As for the dramatic work, if you had asked me that seven years ago or ten years ago, I would have said, “Yes, I would love to get more dramatic or experimental roles.” Since Pan’s Labyrinth came out, people, like directors and indie filmmakers, have approached me about stepping outside my box. So I have been offered and I’ve done many roles now that allowed me to do something without rubber on my face, with a great character arc and great relationships and stuff like that.
One of my favorites is a film that would never be covered in Diabolique Magazine. It was a sleeper indie film called My Name Is Jerry, and you can find it on Netflix, Hulu or Amazon. It’s a very simple coming-of-middle-age story about a guy in his 40’s going through a mid-life crisis, and coming to terms with his estranged daughter and estranged love for himself. It had a sense of purpose and reinvention and a lot of those things I’ve gone through as a middle-aged person. I’ve been given so many opportunities now, and what brought me to the attention of these young filmmakers and up-and-coming directors was my genre work and their desire to be somebody who lets my voice change a little bit. They gave me another way to voice myself and my career.
DIABOLIQUE: Throughout your career, you’ve had the opportunity to play many different creatures and odd men, some of which come from folklore or are revered pop culture icons. Is there any role that you’ve yet to embody that you wish to portray in the future? If so, why?
JONES: This is going to be a multi-part answer. First, I have never played a vampire, and I would like to. Not a sparkly, young pretty one because I’m not any of those things. I’d like to go classic. I’d love to be in a vampire film filmed in black and white, like if we could revisit Dracula, or even more yummy, Nosferatu. That would be a dream for me to do. I would also like to play a white-winged benevolent angel, in something, I don’t care what.
Another thing I’d like to do is Broadway. I’ve never played on the Broadway stage, ever. I would like to do a stage production of A Nightmare Before Christmas, playing Jack Skellington. There you go.
DIABOLIQUE: That’s an incredible idea. Just the way that you handle your physicality and the elegance of your voice, you’d be perfect for that. You should talk to whoever you can about making that happen, because it’s a legitimately great idea.
JONES: Well, thank you. I’m glad I’m not barking up the wrong tree.
DIABOLIQUE: You also appear in Josh Waller’s Raze, which recently was picked up for distribution from IFC Films. Can you elaborate on your role in that project? What was the experience working with such a strong ensemble of female performers, such as Zoe Bell, Sherilyn Fenn, Rachel Nichols and Rosario Dawson?
JONES: Oh, Raze. What a fun ride that was. What an intense ride that was. When I read the script and was offered the role of Joseph, the patriarch of the society that abducts women and makes them fight each other to the death. Just from the premise alone, I made a funny face and went, “I don’t know about this.” Then I read the script, and it’s as brutal as the story can get. So that was one of those things where I’ll read the script, and the next step would be to have a coffee date with the director. I wanted to know for my own sake, “How is this story going to be told? Whose hands am I going to be in? How is he interpreting the script that I just read? What’s the voice of this movie going to be?”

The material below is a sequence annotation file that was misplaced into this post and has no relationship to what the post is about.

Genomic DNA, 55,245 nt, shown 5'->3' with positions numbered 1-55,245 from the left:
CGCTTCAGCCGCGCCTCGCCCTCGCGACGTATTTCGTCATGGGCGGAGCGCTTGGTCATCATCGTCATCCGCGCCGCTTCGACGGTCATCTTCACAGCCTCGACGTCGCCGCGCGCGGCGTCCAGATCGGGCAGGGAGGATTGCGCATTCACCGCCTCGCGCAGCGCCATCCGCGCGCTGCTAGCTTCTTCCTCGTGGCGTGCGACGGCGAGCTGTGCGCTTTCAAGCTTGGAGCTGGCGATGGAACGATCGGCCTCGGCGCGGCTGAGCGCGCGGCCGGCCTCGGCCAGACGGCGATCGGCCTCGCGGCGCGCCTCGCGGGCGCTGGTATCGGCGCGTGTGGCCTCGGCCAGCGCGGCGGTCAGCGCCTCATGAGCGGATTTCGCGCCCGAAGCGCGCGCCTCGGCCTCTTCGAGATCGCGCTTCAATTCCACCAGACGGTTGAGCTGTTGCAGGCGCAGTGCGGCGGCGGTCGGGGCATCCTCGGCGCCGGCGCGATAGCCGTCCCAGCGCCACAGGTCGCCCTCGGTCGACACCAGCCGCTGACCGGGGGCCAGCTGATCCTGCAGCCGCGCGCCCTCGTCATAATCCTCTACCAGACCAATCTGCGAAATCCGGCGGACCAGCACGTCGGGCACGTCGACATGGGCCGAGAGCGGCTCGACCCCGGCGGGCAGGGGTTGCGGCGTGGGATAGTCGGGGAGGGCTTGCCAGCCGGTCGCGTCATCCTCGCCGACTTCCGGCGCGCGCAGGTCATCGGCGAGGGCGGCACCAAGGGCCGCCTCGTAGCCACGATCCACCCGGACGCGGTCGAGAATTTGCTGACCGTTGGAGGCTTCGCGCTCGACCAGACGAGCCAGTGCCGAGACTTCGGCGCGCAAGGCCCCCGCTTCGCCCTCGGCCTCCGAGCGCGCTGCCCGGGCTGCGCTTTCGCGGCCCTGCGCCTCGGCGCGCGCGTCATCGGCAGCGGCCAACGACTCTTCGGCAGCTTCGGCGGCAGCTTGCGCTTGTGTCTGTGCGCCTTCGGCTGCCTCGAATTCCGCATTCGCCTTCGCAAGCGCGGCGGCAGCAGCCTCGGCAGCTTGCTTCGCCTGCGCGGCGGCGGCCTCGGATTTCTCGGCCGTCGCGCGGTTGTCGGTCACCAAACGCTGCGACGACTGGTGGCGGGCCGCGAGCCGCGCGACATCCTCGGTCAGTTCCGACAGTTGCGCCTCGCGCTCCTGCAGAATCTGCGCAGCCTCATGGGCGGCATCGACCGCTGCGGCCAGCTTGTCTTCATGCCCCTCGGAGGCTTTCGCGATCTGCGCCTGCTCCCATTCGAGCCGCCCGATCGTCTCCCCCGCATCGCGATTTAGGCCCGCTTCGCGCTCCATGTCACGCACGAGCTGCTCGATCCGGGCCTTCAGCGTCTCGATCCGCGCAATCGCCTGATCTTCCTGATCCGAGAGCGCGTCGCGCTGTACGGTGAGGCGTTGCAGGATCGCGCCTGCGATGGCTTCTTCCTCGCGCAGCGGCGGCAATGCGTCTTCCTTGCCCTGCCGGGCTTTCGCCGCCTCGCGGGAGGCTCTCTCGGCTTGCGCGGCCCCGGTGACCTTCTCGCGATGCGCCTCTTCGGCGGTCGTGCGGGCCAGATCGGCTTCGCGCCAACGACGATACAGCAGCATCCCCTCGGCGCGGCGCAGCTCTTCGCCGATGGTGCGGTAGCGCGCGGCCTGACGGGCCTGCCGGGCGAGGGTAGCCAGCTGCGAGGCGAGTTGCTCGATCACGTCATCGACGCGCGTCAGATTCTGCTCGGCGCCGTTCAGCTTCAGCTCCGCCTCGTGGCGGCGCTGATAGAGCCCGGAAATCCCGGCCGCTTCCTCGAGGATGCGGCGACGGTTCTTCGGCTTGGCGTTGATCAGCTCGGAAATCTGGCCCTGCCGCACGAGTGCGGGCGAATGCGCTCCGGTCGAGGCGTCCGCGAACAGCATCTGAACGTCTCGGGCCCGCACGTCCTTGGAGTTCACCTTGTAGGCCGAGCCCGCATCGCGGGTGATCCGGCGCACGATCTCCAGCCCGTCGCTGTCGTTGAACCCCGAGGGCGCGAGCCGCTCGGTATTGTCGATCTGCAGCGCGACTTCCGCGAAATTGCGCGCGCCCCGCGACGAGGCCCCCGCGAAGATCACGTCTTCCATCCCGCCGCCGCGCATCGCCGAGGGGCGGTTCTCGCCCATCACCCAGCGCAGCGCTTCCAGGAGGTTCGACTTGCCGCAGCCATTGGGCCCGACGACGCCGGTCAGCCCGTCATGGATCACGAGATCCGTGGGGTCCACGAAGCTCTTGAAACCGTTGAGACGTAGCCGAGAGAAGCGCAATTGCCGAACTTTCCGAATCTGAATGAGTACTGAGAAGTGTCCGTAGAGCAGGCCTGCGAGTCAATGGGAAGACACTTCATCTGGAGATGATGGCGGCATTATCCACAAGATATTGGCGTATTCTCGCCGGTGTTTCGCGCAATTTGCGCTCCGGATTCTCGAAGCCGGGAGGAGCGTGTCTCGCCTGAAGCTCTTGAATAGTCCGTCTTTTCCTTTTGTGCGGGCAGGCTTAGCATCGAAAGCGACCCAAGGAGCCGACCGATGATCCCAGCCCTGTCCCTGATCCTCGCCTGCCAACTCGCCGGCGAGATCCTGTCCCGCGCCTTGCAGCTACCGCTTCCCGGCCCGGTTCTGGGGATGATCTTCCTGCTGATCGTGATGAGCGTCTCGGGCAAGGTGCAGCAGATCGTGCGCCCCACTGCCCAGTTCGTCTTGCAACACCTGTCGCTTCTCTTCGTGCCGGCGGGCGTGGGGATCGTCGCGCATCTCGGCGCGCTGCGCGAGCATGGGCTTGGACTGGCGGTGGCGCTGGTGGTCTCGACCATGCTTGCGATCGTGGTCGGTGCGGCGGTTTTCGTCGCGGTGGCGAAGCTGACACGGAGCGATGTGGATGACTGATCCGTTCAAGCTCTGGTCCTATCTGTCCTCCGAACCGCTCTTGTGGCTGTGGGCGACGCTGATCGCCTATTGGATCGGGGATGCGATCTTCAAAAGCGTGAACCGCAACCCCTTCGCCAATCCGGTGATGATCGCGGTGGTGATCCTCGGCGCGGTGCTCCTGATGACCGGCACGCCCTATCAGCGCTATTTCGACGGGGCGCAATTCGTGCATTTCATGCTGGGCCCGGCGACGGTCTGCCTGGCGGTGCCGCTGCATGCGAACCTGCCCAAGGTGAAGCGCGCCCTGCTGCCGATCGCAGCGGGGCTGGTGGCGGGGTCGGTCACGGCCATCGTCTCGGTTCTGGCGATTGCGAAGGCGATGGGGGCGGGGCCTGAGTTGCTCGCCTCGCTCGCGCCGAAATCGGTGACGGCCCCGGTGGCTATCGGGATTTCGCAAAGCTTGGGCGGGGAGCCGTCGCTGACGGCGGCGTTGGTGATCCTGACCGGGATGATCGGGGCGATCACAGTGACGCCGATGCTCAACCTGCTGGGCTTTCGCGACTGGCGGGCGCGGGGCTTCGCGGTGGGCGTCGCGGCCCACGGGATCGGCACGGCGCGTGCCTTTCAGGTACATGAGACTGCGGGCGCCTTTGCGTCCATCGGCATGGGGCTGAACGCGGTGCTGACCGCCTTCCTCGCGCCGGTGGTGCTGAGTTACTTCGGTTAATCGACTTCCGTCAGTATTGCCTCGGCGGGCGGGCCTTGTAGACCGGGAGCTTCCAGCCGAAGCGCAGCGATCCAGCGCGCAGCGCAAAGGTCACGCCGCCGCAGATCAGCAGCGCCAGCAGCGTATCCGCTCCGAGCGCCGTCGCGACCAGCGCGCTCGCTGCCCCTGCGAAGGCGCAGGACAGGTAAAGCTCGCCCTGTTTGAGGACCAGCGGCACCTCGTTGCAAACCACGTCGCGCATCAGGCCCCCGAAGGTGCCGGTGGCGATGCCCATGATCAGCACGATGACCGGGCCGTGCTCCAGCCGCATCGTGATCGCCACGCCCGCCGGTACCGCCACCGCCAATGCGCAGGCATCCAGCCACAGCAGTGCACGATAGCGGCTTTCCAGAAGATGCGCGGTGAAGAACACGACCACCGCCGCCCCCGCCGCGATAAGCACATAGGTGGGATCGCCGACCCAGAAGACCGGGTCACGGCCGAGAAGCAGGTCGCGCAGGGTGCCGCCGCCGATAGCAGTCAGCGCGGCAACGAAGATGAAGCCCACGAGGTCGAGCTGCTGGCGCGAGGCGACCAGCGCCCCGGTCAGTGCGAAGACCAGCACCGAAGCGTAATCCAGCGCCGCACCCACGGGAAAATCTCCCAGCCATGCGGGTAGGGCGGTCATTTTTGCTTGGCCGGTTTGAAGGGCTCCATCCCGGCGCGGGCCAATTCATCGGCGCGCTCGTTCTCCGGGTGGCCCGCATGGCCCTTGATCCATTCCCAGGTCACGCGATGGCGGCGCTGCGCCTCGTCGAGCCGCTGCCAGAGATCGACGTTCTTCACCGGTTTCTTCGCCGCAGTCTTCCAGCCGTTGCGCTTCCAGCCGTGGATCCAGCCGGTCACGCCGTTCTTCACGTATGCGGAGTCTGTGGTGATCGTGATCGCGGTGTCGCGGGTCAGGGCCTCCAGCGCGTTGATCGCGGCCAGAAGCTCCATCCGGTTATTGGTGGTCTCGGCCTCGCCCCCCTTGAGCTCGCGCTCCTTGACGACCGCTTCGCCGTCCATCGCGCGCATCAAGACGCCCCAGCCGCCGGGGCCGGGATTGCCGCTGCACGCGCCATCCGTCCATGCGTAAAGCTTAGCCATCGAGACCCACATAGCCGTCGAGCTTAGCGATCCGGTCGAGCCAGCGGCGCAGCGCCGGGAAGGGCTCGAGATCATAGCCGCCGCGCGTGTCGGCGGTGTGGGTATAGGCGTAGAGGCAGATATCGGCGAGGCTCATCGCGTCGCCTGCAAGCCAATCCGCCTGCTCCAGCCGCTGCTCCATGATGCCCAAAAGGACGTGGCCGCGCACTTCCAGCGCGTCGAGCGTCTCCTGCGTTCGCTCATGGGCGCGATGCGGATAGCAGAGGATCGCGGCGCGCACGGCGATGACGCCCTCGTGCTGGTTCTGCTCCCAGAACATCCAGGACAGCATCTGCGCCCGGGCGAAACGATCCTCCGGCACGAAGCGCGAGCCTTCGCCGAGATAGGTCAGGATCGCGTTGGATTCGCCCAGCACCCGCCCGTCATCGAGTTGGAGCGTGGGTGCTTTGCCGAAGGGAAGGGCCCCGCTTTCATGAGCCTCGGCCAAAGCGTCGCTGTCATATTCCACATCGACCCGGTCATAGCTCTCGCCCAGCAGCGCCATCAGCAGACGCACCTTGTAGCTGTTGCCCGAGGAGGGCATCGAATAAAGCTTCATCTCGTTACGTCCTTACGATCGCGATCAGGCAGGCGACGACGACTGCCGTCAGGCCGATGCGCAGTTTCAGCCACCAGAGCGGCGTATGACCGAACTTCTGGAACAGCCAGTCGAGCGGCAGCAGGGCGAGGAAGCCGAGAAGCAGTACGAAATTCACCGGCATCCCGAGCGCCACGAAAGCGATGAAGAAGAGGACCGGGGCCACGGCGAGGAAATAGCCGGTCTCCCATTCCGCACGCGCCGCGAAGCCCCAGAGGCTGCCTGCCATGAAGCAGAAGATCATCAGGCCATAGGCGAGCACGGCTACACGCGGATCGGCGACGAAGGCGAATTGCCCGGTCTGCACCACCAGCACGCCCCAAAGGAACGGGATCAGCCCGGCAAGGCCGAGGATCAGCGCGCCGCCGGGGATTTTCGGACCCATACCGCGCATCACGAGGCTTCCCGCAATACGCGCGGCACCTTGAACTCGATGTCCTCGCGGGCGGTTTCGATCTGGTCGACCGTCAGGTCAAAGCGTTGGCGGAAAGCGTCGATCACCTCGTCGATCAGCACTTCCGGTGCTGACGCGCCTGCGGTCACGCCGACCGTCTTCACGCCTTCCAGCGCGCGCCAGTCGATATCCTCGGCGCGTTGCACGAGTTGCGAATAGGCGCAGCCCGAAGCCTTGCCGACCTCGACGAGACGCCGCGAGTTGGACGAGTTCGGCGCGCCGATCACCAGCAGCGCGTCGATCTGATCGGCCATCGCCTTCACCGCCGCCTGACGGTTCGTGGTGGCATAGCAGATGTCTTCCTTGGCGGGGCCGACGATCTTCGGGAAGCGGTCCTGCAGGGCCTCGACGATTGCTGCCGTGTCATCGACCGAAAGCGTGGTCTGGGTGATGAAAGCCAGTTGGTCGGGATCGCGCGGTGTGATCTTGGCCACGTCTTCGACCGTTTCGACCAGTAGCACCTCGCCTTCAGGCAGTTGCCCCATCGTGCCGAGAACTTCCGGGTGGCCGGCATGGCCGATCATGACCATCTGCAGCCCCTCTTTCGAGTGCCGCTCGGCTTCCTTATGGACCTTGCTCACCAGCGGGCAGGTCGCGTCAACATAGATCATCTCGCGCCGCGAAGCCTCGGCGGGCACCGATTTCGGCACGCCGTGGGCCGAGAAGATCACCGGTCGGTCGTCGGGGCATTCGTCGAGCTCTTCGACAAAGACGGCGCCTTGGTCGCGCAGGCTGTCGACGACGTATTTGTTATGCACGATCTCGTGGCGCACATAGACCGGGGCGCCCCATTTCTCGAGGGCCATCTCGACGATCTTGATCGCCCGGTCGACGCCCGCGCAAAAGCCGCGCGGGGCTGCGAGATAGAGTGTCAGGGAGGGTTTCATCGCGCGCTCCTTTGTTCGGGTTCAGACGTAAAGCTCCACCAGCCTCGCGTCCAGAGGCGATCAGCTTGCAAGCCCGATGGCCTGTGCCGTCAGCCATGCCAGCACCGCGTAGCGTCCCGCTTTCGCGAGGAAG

So, I met with Josh Waller, and his enthusiasm for this project was not, “Let’s get a bunch of chicks in tanktops to fight each other? Won’t that be hot?” It was far from that. It was more, “What lengths will a woman go to in order to protect the ones she loves?” The stakes are very high for the women that we abduct, because we also have their families or loved ones or significant other of some sort under surveillance, and if a woman refuses to fight or loses her fight, we will off that significant other. So that’s a high stake, and that forces them to try to save the ones they love.
Raze really is about the power of a woman. There are so many films about guys fighting each other, and nobody raises an eyebrow at all. It’s like, “Yeah, it’s a fighting movie! Go get ‘em, Van Damme! Woo!” So if this movie was men in the same exact story, not one gasp would be heard from the audience. But it’s women, so of course, everybody’s going, “My Goodness, this is exploitative and weakening to women!” But it’s quite the opposite. It’s actually very empowering. Why can’t women be action heroes?
Zoe Bell, at the head of this cast, is a-mazing. She has a stunt background, and she started as Lucy Lawless’ stunt double on Xena: Warrior Princess, and of course, she caught Quentin Tarantino’s eye after Kill Bill, Grindhouse and now, Django Unchained. She’s in everything now, but for her to be the star [of Raze], it’s just a perfect fit. She’s as tough as nails, and she’s like one of the guys, but she’s also very much a sexy woman. She’s perfect. And her acting skills have sharpened up so much. She had to reach a lot of levels in this movie, and she hit them all with such beautiful melody.